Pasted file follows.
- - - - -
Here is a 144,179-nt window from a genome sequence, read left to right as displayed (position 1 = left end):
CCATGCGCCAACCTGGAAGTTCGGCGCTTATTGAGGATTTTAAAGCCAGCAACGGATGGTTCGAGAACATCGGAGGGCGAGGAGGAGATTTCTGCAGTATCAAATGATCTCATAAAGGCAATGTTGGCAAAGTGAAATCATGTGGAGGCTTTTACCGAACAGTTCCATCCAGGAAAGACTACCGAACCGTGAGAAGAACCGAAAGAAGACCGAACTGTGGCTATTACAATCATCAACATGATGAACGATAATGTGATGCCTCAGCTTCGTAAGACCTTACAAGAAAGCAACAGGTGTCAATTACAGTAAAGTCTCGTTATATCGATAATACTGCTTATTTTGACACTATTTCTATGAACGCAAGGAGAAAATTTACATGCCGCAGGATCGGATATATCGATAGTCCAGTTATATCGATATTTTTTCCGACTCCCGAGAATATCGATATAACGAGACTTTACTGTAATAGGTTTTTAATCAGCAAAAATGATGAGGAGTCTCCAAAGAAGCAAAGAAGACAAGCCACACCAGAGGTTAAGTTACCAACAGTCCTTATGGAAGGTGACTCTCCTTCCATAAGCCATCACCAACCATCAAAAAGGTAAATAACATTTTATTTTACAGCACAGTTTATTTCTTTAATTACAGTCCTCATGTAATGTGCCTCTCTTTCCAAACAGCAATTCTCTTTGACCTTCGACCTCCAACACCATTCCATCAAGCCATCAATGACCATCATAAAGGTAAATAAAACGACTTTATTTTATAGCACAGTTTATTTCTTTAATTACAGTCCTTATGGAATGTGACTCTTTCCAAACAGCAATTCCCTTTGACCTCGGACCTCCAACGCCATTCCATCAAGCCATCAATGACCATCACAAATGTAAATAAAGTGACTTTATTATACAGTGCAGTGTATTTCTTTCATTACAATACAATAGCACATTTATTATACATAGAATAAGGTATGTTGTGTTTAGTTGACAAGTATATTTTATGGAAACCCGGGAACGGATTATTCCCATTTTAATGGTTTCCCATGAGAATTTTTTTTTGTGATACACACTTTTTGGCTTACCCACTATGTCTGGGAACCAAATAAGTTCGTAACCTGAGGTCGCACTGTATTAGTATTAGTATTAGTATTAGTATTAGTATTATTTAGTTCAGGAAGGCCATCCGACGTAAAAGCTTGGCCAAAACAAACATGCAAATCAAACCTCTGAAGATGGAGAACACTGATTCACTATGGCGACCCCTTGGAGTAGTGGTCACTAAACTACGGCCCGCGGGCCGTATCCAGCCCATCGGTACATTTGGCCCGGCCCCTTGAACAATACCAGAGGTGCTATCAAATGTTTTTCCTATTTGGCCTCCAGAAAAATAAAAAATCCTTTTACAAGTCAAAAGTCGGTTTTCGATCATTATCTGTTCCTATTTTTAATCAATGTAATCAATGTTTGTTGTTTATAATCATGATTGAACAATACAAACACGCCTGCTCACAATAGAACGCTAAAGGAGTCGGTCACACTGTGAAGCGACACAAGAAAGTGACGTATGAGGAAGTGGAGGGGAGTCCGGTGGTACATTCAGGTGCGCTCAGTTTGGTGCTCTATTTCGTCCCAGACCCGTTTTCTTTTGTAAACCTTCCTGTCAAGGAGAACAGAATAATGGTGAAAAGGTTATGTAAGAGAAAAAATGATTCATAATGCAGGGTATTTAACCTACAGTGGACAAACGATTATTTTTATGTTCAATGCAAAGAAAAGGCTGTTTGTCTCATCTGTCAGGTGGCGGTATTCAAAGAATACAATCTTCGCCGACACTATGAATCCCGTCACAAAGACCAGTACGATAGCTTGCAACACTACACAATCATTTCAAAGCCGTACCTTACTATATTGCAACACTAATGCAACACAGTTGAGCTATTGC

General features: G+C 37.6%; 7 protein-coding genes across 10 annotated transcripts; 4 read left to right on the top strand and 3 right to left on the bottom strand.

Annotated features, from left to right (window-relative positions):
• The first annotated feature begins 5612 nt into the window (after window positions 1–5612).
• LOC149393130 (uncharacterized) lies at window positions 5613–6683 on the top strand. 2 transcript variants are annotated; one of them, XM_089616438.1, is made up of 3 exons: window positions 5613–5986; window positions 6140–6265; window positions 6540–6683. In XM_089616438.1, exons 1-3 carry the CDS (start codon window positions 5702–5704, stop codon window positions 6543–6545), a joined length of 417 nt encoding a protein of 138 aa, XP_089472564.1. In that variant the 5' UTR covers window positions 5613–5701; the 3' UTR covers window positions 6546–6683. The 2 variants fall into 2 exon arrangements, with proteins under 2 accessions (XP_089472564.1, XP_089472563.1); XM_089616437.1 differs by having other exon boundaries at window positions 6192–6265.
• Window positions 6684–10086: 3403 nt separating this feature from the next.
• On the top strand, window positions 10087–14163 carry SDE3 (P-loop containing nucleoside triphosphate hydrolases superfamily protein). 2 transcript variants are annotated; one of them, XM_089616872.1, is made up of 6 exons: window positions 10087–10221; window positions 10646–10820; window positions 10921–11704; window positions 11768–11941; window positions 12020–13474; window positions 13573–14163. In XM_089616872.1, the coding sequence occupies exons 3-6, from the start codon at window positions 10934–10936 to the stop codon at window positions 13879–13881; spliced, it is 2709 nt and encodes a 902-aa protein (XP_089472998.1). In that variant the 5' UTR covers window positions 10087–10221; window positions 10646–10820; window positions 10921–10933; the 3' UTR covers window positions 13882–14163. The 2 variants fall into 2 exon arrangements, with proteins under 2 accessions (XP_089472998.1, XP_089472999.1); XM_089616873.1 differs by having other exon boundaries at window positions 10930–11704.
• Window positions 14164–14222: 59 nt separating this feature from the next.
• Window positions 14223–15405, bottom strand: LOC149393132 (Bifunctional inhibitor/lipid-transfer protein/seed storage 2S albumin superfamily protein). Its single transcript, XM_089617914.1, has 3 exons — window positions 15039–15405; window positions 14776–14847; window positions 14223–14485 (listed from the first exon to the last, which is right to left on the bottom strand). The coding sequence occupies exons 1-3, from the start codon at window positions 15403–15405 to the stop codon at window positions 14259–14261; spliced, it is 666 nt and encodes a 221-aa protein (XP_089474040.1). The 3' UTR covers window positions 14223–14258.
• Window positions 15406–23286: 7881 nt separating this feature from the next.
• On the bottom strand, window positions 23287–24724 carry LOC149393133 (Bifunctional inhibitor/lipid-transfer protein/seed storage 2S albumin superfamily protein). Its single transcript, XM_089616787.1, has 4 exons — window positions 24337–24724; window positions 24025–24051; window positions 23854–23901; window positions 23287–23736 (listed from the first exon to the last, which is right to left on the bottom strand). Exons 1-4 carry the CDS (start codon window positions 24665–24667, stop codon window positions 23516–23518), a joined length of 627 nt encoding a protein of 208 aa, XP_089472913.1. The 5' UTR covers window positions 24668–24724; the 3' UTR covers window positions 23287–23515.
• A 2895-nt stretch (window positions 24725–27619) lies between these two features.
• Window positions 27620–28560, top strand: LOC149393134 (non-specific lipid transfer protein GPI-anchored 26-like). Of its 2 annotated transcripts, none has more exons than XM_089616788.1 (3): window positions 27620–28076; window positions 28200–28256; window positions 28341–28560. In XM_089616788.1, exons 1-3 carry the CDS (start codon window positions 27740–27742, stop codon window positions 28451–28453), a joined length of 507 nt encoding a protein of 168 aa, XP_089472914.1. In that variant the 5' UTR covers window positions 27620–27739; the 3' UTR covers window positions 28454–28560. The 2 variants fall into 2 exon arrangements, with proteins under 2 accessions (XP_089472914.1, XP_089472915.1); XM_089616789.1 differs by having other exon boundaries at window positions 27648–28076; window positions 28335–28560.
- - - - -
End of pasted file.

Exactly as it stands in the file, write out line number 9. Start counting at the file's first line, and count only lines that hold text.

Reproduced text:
• Window positions 14164–14222: 59 nt separating this feature from the next.